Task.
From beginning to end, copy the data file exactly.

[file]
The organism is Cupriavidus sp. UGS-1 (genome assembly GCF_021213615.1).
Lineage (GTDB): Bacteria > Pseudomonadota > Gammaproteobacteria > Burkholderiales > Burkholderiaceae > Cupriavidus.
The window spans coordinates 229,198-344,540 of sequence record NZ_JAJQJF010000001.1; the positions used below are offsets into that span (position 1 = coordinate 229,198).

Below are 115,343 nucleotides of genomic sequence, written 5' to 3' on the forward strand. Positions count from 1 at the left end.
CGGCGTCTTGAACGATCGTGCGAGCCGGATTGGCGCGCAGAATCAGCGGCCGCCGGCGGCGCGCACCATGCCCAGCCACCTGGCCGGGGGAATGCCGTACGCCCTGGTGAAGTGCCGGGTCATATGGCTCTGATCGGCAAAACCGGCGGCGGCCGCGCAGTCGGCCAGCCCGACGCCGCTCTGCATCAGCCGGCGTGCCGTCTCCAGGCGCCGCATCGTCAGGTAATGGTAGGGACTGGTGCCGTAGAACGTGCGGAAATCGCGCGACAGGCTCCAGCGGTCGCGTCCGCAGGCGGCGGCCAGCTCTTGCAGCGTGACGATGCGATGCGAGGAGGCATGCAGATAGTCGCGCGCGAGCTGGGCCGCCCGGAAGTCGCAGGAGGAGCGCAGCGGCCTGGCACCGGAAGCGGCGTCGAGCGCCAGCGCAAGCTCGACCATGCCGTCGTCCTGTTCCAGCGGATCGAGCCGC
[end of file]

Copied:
The organism is Cupriavidus sp. UGS-1 (genome assembly GCF_021213615.1).
Lineage (GTDB): Bacteria > Pseudomonadota > Gammaproteobacteria > Burkholderiales > Burkholderiaceae > Cupriavidus.
The window spans coordinates 229,198-344,540 of sequence record NZ_JAJQJF010000001.1; the positions used below are offsets into that span (position 1 = coordinate 229,198).

Below are 115,343 nucleotides of genomic sequence, written 5' to 3' on the forward strand. Positions count from 1 at the left end.
CGGCGTCTTGAACGATCGTGCGAGCCGGATTGGCGCGCAGAATCAGCGGCCGCCGGCGGCGCGCACCATGCCCAGCCACCTGGCCGGGGGAATGCCGTACGCCCTGGTGAAGTGCCGGGTCATATGGCTCTGATCGGCAAAACCGGCGGCGGCCGCGCAGTCGGCCAGCCCGACGCCGCTCTGCATCAGCCGGCGTGCCGTCTCCAGGCGCCGCATCGTCAGGTAATGGTAGGGACTGGTGCCGTAGAACGTGCGGAAATCGCGCGACAGGCTCCAGCGGTCGCGTCCGCAGGCGGCGGCCAGCTCTTGCAGCGTGACGATGCGATGCGAGGAGGCATGCAGATAGTCGCGCGCGAGCTGGGCCGCCCGGAAGTCGCAGGAGGAGCGCAGCGGCCTGGCACCGGAAGCGGCGTCGAGCGCCAGCGCAAGCTCGACCATGCCGTCGTCCTGTTCCAGCGGATCGAGCCGC